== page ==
📈 Climate Progress in the Prairie State
For over a year Illinois lawmakers and coalition groups have been working to develop a major clean energy bill for the state. Incentive funding for new solar projects that was approved as part of Illinois’ last major energy bill, the 2017 Future Energy Jobs Act, has been depleted. The number of new, small rooftop solar projects in the second quarter of this year was down 90 percent from the same quarter in 2020. Installers testified during a hearing last week that development has been slowed in the state by the delay of the bill.
But good news for clean energy buyers and providers as this week the Illinois legislature passed a massive clean energy omnibus package in a bipartisan vote. The program is ambitious to say the least. The state’s program includes the goal of putting Illinois on a path to 50 percent renewable energy by 2040 and 100 percent carbon-free by 2050 through an increased investment in renewables; a goal of putting 1 million electric vehicles on Illinois roads by 2030 through rebates and incentives; and increasing diversity in the renewable energy job force with training and other assistance through “clean jobs workforce hubs”, among other wide-ranging provisions.
Typically, states like California, New Jersey, and Massachusetts have provided robust clean energy incentives, but with the passage of this new legislation, the Prairie State may become the new “epicenter of the green economy”.
Illinois by the numbers
🧑🏽🤝🧑🏼 Community Solar
Under this bill there will be a big community solar opportunity starting in 2023. Community solar is a large, central solar power plant, whose electricity is shared by more than a single building. Community solar customers can either buy or lease a portion of the solar panels in the array, and they typically receive an electric bill credit for electricity generated by their share of the community solar system—similar to someone who has rooftop panels installed on their home. Community solar can be a great option for building owners or tenants who are unable to install solar panels on their roofs because they have insufficient solar resources or roof conditions to support a rooftop PV system due to shading, roof size, or other factors. Community solar spreads the benefits of ownership of solar across the community and has been very successful in neighboring Minnesota reaching 811 MW of operating capacity as of this August. The community solar program in Illinois will likely be dominated by big greenfield projects in open spaces proximal to densely populated urban and commercial corridors. The current community solar program is fully subscribed, demonstrating the popularity of this program to date.
🧠 State and Federal Incentives make Onsite Solar a “No-Brainer”
The bill also includes provisions for the next Illinois Solar Renewable Energy Credit (SREC). Illinois SRECs help the state meet Renewable Portfolio Standards (RPS), which is a regulatory mandate that sets goals for generating a percentage of Illinois’ overall electricity from renewable energy. Based on current discussions, the 15-year REC contract will potentially be valued at approx $40/MWh and it is likely to increase to further incentivize development and to account for increases in the prevailing wage.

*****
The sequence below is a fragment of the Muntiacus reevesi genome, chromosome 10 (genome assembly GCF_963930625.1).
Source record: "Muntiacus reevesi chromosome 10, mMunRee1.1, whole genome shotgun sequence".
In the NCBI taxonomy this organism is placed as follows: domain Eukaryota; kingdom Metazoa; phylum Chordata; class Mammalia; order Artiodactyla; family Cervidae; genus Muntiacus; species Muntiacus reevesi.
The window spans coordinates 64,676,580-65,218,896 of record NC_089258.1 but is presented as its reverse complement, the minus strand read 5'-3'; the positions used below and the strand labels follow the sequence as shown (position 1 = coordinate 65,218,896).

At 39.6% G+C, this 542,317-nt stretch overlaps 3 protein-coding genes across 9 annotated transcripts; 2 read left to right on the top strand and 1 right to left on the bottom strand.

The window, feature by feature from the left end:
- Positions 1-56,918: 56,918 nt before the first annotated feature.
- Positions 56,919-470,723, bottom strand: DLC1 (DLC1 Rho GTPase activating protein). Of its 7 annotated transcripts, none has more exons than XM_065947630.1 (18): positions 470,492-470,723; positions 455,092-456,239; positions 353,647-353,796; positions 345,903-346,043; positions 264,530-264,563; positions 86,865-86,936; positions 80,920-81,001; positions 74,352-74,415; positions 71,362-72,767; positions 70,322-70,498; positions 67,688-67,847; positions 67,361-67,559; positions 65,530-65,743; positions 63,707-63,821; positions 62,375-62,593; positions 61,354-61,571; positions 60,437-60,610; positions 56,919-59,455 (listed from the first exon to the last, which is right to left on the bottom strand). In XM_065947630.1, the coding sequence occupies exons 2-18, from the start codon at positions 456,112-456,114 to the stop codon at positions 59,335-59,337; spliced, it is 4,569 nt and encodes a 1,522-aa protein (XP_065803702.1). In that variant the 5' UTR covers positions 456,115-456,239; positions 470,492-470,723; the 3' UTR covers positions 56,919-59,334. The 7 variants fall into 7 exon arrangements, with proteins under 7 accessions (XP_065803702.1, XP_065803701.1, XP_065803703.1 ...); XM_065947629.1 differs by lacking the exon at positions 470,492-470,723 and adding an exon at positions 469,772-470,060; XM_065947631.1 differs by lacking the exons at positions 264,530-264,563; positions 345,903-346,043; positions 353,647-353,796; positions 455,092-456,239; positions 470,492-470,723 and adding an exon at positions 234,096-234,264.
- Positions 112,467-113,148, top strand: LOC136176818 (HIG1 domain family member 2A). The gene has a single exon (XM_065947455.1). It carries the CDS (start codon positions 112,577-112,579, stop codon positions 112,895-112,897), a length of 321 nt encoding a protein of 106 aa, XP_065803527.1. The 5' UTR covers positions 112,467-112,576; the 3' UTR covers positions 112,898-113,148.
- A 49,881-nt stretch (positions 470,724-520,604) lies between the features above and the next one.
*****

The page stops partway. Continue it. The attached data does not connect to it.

Between the 26% federal tax credit and the SREC incentive, more than 60% of a solar system could be paid for from these two incentives alone.
There is also one other incentive being offered by utilities, who provide a rebate of up to $250/kwDC upfront for installing a smart inverter. You can learn more about this program here.
☀️ The Addressable Market for Solar
As the solar market in Illinois ramps up again where exactly is the potential for rooftop solar? Using the Station A Platform we were able to produce a bottom-up analysis of the solar potential in the state by building. Our results indicate that there are 8,222 non-residential buildings in the state of Illinois that could achieve positive bill savings on their electricity spend with onsite solar.
The total potential of these buildings equates to 5.9 GW of solar power and an annual savings potential on the order of $385 MM for the Illinois economy.
Data from Wood Mackenzie shows that the cumulative solar capacity (MWdc) installed in IL through Q2 2021 was 381.5 MW of non-residential and community solar. These numbers support the SEIA estimate that the solar market in Illinois is projected to grow by 1,700% over the next 5 years!
🔭 What’s Next
This historic and comprehensive energy bill certainly paves the way for significant emissions reductions and a wave of new green jobs in the state. For energy buyers and providers alike the coming opportunities in Illinois are exciting and signal progress to combat climate change in the country’s sixth largest state.
If you are an energy buyer and you’d like to evaluate your buildings for clean energy, download our free guide to start your journey. If you need help along the way, you can always reach us at firstname.lastname@example.org.
If you are an energy provider, sign up to join our growing provider network and receive notifications of upcoming projects in the Station A Marketplace.